I recently spent a few days in a writing workshop hosted in my district that featured both poetry and non-fiction writing. In the workshop we discussed the merits of different writing programs such as 6 Traits and ideas taken from Lucy Calkins, but spent a lot of time on developing mini lessons and how to make the most of writing conferences. Amid the discussions that we had in how we presented topics and edited with students, we never talked about the writing process as a whole. We discussed the different steps of the writing process, but as we talked in groups or in pairs, I noticed something that was universal among us. We all added 'extra' steps into the writing process. Even more interesting to me was that these 'extra' steps were added at the same exact place by each teacher. We may not have referred to them with the same vocabulary, but they were
there, just the same. I identified 12 steps needed to help students improve their writing.
Step 1: Brainstorm with a graphic organizer.
Step 2: Begin illustrating and label the ‘nouns’
Step 3: Begin writing a beginning, middle, and end.
Step 4: Conference with student.
Step 5: Student edits.
Step 6: Student rereads and edits again if necessary.
This can be done with a partner.
Step 7: Conference with student to revise the story.
Step 8: The student rereads to make further changes
and checks for clarity of the story.
Step 9: The student begins to rewrite the story to work
towards a final draft.
Step 10: The student rereads for clarity again.
Step 11: Add details to the illustration to help tell the story.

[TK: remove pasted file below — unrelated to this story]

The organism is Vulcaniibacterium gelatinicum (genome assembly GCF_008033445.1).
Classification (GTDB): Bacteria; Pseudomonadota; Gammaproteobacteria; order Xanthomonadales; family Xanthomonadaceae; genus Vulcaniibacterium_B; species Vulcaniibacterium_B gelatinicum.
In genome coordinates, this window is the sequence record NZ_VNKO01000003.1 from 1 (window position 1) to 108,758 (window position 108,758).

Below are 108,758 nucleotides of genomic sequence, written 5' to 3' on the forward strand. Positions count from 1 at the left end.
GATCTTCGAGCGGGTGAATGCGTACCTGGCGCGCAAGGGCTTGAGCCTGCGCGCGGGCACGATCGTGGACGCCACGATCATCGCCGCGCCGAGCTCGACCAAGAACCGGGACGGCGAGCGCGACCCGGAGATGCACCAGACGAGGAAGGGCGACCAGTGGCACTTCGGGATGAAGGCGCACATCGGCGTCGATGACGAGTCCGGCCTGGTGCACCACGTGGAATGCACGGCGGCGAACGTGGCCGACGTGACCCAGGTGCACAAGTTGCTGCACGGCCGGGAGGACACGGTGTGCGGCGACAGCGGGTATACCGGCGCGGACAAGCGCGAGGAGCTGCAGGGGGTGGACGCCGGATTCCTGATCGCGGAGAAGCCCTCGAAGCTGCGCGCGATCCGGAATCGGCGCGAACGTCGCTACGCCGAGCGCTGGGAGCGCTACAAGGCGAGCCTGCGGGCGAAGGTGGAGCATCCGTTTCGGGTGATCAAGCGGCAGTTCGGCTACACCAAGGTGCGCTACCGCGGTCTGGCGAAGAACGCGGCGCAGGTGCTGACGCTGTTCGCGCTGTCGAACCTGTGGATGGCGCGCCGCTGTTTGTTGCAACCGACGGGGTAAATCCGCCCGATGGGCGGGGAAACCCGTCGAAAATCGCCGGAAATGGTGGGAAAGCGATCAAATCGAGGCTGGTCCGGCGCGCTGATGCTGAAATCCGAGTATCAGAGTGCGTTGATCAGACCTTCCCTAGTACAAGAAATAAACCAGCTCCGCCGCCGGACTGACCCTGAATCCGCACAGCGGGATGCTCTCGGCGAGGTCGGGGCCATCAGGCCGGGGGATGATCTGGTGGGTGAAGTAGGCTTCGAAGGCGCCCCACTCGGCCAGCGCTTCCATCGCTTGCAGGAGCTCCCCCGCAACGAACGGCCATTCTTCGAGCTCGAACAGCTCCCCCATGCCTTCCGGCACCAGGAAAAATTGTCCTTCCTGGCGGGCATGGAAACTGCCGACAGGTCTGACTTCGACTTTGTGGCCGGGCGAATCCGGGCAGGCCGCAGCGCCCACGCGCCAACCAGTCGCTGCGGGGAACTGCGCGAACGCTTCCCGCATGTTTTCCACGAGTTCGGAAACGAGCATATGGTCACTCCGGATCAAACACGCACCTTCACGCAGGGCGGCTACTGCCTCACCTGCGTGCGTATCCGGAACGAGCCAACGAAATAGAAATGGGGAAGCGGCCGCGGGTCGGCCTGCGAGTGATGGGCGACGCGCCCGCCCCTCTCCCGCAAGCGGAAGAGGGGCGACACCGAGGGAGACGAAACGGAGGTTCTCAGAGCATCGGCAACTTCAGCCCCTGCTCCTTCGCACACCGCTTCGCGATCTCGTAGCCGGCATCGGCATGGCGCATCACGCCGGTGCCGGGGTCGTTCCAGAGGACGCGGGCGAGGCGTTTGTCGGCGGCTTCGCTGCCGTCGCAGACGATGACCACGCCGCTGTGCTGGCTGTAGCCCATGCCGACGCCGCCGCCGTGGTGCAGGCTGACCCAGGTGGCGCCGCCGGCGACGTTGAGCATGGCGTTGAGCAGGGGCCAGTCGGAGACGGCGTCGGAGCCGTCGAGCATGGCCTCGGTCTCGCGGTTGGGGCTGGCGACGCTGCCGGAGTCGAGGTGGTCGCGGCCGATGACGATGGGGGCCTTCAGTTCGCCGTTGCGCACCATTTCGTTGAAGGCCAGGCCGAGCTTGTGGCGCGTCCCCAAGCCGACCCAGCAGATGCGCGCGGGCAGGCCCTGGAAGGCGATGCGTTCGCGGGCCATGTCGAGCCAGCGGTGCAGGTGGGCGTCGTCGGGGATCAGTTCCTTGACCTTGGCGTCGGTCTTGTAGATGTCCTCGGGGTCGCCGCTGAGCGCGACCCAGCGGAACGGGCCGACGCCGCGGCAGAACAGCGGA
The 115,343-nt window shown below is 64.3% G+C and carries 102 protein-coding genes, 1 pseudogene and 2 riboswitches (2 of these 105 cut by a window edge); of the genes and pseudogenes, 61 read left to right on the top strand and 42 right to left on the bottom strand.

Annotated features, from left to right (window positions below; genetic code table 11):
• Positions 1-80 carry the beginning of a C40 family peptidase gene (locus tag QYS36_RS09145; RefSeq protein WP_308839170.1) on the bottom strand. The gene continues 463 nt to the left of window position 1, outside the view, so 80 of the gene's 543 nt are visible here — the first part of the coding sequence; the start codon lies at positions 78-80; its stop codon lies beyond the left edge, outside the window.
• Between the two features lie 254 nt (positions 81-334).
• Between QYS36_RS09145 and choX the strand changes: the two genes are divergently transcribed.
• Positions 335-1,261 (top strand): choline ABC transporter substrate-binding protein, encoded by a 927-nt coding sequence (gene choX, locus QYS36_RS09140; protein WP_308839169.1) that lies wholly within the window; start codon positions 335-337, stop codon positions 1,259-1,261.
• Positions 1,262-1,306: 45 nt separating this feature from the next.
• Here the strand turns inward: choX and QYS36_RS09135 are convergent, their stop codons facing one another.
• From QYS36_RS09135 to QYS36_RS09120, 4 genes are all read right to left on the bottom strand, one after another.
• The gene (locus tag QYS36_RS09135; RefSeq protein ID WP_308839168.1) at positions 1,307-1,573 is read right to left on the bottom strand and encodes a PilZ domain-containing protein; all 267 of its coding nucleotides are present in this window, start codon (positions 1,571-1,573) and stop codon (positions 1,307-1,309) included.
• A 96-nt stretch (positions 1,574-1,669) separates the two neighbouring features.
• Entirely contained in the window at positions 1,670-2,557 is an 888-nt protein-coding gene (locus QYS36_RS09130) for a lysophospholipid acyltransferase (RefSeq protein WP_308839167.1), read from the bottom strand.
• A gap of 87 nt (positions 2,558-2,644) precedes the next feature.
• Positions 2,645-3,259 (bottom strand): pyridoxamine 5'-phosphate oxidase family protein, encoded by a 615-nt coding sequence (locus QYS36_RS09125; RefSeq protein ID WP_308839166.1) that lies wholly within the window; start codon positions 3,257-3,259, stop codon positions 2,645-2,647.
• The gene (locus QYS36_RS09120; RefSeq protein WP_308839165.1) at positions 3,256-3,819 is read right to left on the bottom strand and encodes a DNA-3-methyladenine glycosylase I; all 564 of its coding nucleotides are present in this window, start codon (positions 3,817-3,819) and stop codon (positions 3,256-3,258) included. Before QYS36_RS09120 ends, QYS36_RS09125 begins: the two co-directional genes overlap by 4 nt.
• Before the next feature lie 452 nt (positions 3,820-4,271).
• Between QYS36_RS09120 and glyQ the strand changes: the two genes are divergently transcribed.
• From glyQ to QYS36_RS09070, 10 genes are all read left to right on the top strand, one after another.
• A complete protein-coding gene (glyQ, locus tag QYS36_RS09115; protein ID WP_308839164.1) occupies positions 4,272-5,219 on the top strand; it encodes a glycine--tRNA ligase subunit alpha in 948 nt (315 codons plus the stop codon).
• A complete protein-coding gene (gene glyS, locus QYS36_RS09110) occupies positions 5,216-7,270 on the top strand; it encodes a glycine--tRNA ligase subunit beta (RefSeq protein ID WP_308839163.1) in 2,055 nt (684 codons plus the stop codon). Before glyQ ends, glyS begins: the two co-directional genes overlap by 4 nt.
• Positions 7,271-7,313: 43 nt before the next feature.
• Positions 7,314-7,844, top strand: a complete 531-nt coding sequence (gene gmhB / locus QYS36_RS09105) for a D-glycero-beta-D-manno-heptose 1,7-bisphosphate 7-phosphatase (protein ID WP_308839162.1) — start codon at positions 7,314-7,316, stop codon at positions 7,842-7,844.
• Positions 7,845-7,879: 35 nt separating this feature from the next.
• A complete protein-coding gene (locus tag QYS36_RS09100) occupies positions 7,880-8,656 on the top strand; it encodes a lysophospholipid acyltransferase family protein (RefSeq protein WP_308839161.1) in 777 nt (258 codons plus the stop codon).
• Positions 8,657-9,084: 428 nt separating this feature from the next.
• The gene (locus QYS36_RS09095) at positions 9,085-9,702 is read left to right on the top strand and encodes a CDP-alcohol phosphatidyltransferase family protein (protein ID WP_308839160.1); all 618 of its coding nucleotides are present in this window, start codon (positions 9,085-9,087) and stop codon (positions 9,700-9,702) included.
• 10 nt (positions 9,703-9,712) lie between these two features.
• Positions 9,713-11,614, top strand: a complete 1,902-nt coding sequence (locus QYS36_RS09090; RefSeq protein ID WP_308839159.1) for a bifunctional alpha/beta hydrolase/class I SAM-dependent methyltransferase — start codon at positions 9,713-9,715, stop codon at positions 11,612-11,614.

Step 12: Publishing
Here are those same 12 steps in a poster for you!
I know that realizing this validated not only me as a teacher, but also me as a writer. I had never thought to break down and analyze the way I taught the
writing process. I hope that this helps you strengthen your writer's workshop
like it has me. It is incredible when something that you have thought about makes a connection with such strength that it changes the teacher's heart inside you. Here it is, the middle of summer, but thinking through this process was so profound that I know it has already changed the way I will look at my writer's workshop when this next year begins.Here are 3 other things to remember....Maybe these can be the beginning of a few anchor charts for you.
Jennifer Ayers is an 18 year veteran teacher and has experience teaching in both suburban and inner-city schools. Out of 18 years, she has been a lead teacher in some capacity for 15 of those 18 years. She has taught in a multi-age Montessori classroom, has taught 1st, 2nd, and 4th grades, and has also been a full-time reading interventionist/Title 1 teacher. Jennifer earned her master's degree in K-12 Education at Tusculum College in Greeneville, Tennessee in 2000 and also graduated in 2008 with her Education Specialists Degree in Supervision and Administration from Tennessee Technological University. You may recognize Jennifer from Really Good Stuff's annual blog contest as she was selected to judge the competition. You can find Jennifer at her website, Best Practices 4 Teaching or at her freebie website Best Practices 4 Teaching Freebie Pages.